In recent series such as Twin Links or Double Link, Farrer cut a hole from the etching plate, leaving an unprinted area, an empty space, at the print's centre. Not content with shaping the plate, in Les Ponts Variation I, and later in a woodcut series, Calligraphies, she cut forms from the base paper itself, leaving a window onto the shadowed mount behind. Her intention is to encourage the viewer to question their sense of perspective.

These collaged, excised elements hint at interstices between the second and third dimension. Farrer has pursued this in artist’s books under the Ki Press imprint since the 1980s. Later came a collaboration with Ian Tyson: Partworks (1995), a significant series of books and prints that arose from a light-hearted, experimental working process: ‘Ian and I posted drawings to each other, cut them up, reassembled them.’ Farrer realized that books can work as kinetic sculptures because ‘the viewer gets a surprise whenever they turn a page’. More book works followed. The concertina binding of Lo (2001), created with poet Judith Thurman, allowed Farrer to experiment with depth in new ways. In Mandorla (2006), she responded in drypoint and aquatint to poems by Anthony Rudolf, again using masked areas. ‘With etching, the problem is what to do with the back of the page. I’ve made it a feature.’ The immaculate impression on the reverse of the French-folded sheets forms a crisp line at an angle to the page edge. The quiet gesture suits Rudolf’s text, which demonstrates an interest in thresholds and margins to rival Farrer’s. His predilection for puns is matched by playful spatial allusions in her work.

Perceptual games

Julia Farrer Double Ring I & II
Double Ring I & II

'I don't think people play enough,' Farrer talks me through her work like a magician performing a card trick. ‘I cut a hole in a square piece of paper and fold it. If you fold something, you change the geometry. It’s a way of surprising yourself.’ ‘There are all sorts of puns here,’ she adds, gesturing to a recent woodcut. Farrer has been using Aeroply, in print series such as Colour, Square, Fold. Its strong grain allows her to suggest folded forms, by laying pieces on the press in contradictory directions. This material that provides geometric shapes for her woodcuts is also employed in 3-D work: steamed and curved into sculptural forms, the final shape covered with a thin layer of granite so it resembles ‘folded stone’. One work, Möbius, is almost paper-thin and the surface stone catches the light like wet ink.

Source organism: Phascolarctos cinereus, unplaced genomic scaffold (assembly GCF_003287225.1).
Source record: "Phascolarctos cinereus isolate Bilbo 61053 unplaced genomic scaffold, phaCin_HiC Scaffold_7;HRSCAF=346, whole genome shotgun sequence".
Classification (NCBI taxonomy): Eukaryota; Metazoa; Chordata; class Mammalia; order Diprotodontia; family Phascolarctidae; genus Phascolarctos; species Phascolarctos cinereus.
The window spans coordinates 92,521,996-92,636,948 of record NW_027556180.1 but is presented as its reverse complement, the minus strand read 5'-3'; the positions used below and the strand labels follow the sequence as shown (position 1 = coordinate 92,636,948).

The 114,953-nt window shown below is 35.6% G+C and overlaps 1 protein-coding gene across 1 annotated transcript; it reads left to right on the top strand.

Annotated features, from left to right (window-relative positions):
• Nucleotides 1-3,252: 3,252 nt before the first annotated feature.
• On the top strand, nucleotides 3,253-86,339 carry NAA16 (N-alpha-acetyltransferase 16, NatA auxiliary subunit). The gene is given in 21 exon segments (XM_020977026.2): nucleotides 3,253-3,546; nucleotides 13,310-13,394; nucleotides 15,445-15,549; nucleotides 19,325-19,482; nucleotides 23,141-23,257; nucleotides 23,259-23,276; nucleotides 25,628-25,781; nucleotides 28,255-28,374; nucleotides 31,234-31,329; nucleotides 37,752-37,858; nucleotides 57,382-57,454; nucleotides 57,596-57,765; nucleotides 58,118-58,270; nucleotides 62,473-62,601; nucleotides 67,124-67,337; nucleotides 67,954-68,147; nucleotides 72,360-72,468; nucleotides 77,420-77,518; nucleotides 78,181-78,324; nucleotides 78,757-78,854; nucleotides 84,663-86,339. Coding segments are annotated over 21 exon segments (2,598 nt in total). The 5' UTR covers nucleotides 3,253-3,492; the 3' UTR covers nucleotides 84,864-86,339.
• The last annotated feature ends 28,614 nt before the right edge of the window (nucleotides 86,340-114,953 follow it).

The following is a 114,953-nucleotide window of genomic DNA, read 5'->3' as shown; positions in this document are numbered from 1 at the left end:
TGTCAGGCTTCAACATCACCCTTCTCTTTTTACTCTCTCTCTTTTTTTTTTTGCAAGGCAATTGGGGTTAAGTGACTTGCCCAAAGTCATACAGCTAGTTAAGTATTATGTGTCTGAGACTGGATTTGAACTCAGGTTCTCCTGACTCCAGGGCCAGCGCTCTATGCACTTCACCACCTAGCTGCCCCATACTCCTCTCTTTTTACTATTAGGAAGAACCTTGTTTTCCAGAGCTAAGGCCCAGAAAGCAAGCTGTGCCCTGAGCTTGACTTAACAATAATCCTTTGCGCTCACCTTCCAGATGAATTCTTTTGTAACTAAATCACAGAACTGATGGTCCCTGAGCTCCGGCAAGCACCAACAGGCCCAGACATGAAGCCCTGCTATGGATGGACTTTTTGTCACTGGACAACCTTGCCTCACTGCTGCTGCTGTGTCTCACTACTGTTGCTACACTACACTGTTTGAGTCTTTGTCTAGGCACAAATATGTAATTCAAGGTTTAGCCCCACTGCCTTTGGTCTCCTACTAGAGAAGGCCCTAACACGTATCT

Farrer’s recent work, Calligraphies in particular, is influenced by letter forms of Arabic script, especially ancient Kufic calligraphy. She shows me an image of the Old Mosque at Edirne, Turkey, where sacred words grace the walls, each letter taller than a man. Yet Farrer appreciates contemporary drawing technology. Sometimes she uses architects' 3-D software to make preliminary drawings for complex twisted helixes such as Double Ring (2011) or Twin Links (2012). She can create perfect geometric shapes on screen with a sweep of the mouse, generating illusory ‘architectural structures’. The software allows her more freedom than a pencil. ‘I can shift things around, move one thing in front of another... cut holes in things... see it from any direction.’ But the prints Farrer has created in response to images produced by calligrapher’s pen and computer pixel have a touch of the sacred and playfully profane.

Notes 1 Andrew Mead in Julia Farrer: Towers & Bridges (Eagle Gallery, 2002)

Julia Farrer


Bibliography

Julia Farrer Bibliography Page 1 Julia Farrer Bibliography Page 3